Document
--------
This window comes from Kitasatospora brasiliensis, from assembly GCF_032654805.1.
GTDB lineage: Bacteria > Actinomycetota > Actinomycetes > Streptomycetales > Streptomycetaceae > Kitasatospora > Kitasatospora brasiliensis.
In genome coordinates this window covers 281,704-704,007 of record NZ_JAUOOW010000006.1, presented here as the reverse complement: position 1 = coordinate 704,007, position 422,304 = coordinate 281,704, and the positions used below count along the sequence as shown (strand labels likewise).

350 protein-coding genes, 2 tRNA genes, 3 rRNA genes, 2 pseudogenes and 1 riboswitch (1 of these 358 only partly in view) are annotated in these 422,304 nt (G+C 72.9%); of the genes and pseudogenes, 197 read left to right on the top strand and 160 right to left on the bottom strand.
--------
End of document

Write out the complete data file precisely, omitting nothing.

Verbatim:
This window comes from Kitasatospora brasiliensis, from assembly GCF_032654805.1.
GTDB lineage: Bacteria > Actinomycetota > Actinomycetes > Streptomycetales > Streptomycetaceae > Kitasatospora > Kitasatospora brasiliensis.
In genome coordinates this window covers 281,704-704,007 of record NZ_JAUOOW010000006.1, presented here as the reverse complement: position 1 = coordinate 704,007, position 422,304 = coordinate 281,704, and the positions used below count along the sequence as shown (strand labels likewise).

350 protein-coding genes, 2 tRNA genes, 3 rRNA genes, 2 pseudogenes and 1 riboswitch (1 of these 358 only partly in view) are annotated in these 422,304 nt (G+C 72.9%); of the genes and pseudogenes, 197 read left to right on the top strand and 160 right to left on the bottom strand.